Wed, 19 Apr 2017 17:00:01 PDT

銀座シックスGinza Six - a grand, glitzy new shopping presence in GinzaGinza Six is a brand new shopping complex that opens today in Tokyo's most prestigious shopping district, Ginza.Ginza Six is so named because it is on the Ginza 6-Chome intersection, on the site where the Matsuzakaya department store (Ginza's first) stood between 1924 and 2013. The company that runs the Matsuzakaya and Daimaru chains of department stores teamed up with Mori Building - most famous for its Roppongi Hills and Omotesando Hills complexes - as well as Sumitomo Real Estate - to bring this grand retail project to life.And grand is the word. Ginza Six is a sleek, imposing modern edifice designed by the prominent architect, Yoshio Taniguchi, with just enough of a minimal, functional air - and just enough use of wood inside - to save it from complete 80s glam. The building's facade is supposed to evoke the idea of sunrays and traditional Japanese noren curtains that typically hang in the doorways of restaurants.Ginza 6: a new home for international fashion brands in TokyoGinza Six's 17 floors (four of them below ground) house over 240 stores, half of which are fashion-related and with dozens and dozens of food-related establishments, too, and a dedicated delicatessen floor on B2.Special features at Ginza Six include a charming, church-like noh theater on the B3 floor, and a big, rather formal, rooftop garden that includes rows of maple and sakura trees.A brief stroll through Ginza, especially on a weekend when the main street is pedestrianized, quickly reveals that a sizeable proportion, if not the majority, of shoppers here are from China. Chinese tourists are drawn to Ginza in their droves for the top-class brand goods here, which are guaranteed to be genuine; for the prices, which are generally lower in Japan for such goods than in China; and for the panache of Ginza: Tokyo's top shopping area in terms of the range and quality of luxury goods available there.Entrance to Ginza SixIn the 21st century when most young Japanese now flock to cheap fashion outlets like H&M, Uniqlo and Gap, it is hard to imagine developments like Ginza Six surviving on the strength of Japanese shoppers alone. And to moneyed Chinese tourists used to the boutique glamor that makes up great swathes of cities like Shanghai, for example, old-time Japanese department stores just do not cut it. Ginza Six with its conscious Japanesque touches incorporated into cutting edge global glam is now the most alluring tourist trap in town.Crowds outside Ginza 6, TokyoRead more about Ginza shopping.© JapanVisitor.comGoods From Japan delivered to your home or business [...]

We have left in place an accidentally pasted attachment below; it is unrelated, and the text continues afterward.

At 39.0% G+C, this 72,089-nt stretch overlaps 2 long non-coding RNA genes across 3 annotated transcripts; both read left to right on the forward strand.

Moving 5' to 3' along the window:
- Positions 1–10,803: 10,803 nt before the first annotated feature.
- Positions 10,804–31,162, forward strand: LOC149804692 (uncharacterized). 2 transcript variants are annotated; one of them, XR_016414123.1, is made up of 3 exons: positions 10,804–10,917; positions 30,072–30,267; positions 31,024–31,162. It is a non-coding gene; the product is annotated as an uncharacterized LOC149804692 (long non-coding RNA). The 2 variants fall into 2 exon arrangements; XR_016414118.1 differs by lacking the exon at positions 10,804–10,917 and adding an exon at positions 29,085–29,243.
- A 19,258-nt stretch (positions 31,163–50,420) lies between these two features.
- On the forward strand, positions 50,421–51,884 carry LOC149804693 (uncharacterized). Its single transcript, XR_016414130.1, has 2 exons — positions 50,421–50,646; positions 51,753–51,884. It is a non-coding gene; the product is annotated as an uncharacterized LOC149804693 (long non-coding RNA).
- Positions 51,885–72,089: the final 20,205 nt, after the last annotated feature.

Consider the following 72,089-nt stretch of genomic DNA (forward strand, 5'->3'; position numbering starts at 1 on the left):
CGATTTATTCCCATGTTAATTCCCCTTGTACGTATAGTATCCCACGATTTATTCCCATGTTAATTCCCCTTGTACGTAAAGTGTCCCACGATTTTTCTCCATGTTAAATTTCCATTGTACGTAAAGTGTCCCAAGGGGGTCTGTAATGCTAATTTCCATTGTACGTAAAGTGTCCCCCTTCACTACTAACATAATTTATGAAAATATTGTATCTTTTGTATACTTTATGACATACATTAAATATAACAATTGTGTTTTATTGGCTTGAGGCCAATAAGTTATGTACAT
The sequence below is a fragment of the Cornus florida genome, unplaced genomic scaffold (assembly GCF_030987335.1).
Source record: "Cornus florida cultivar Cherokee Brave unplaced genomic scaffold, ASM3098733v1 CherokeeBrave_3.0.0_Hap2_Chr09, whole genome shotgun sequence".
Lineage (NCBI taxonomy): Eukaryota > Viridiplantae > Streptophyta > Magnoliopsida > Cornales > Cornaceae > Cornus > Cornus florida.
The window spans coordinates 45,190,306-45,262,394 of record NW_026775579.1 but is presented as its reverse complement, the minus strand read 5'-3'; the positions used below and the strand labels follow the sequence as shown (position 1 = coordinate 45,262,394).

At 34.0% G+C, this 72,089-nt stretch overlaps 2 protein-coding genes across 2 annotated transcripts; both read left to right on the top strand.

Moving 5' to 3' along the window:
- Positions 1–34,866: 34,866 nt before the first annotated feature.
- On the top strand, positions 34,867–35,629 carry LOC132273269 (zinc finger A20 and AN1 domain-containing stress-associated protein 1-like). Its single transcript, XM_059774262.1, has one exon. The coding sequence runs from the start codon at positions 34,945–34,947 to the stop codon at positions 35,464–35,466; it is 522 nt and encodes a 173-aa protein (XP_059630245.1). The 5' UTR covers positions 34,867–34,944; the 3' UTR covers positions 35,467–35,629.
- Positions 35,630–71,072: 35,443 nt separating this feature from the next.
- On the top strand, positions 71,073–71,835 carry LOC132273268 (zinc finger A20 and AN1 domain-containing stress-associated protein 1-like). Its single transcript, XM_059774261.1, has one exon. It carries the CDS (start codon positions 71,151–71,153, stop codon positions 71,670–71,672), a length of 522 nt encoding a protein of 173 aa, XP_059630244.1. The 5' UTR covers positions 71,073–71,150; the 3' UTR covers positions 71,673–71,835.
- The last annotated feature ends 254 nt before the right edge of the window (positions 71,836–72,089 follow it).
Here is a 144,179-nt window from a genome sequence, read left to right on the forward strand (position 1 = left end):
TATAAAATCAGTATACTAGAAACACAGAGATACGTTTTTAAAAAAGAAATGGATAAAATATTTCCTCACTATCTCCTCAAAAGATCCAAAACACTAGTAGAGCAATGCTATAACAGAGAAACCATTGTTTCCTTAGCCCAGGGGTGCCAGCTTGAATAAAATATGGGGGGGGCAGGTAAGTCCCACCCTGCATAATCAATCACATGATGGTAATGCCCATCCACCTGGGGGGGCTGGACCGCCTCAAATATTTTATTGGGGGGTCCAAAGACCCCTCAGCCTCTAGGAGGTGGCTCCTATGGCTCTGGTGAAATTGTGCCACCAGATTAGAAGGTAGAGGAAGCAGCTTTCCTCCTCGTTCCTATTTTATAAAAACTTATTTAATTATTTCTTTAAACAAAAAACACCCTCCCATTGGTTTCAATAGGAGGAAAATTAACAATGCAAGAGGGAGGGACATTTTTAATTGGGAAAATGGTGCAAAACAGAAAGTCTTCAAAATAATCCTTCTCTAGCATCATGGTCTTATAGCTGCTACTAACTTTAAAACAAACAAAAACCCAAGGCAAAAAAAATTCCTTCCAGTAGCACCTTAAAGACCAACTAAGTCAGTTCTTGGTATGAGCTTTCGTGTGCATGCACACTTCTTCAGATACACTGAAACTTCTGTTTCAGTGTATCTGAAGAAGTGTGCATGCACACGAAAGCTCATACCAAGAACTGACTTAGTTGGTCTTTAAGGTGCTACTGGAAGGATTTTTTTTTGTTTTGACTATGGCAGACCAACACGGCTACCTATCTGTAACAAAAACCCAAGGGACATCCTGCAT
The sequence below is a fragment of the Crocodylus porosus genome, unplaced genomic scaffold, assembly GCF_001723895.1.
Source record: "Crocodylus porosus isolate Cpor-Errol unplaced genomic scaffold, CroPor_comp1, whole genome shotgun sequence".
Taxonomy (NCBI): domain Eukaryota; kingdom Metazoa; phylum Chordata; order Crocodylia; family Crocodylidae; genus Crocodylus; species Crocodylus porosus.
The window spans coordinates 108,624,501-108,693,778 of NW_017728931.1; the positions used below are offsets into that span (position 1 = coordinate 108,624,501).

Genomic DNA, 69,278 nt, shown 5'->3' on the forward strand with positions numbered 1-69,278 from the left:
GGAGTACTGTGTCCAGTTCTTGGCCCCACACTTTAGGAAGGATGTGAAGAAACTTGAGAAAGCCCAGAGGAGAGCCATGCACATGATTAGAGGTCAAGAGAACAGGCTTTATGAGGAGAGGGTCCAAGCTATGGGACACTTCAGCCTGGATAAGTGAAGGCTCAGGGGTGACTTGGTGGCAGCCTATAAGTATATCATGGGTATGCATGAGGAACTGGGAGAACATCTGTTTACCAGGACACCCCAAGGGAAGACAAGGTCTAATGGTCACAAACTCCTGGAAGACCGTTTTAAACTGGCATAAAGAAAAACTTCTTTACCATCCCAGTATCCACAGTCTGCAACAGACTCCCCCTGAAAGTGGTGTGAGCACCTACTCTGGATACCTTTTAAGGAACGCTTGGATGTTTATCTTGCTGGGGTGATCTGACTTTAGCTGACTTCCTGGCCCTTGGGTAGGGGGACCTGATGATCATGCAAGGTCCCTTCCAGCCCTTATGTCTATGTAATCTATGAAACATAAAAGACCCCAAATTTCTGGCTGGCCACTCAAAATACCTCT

Nameless Theatre Presents Othello

Tue, 18 Apr 2017 20:00:07 PDT


Nameless Theatre presents Othello (English language with Japanese subtitles)

Following the success of last season's A Midsummer Night's Dream, Nameless Theatre is preparing for an evening of jealously, betrayal and revenge as they bring Shakespeare's thriller, Othello, to Nagoya this June.

Powerful and influential, Othello is an entrepreneur at the peak of his powers. But when the "green-eyed monster" slowly begins to convince him of the infidelity of his wife, Desdemona, he embarks on a mission of bloody vengeance.

Sleek, fast-paced and as up to date as when it was first penned, Shakespeare's revenge tragedy shows us the power love has to unite, strengthen, and destroy.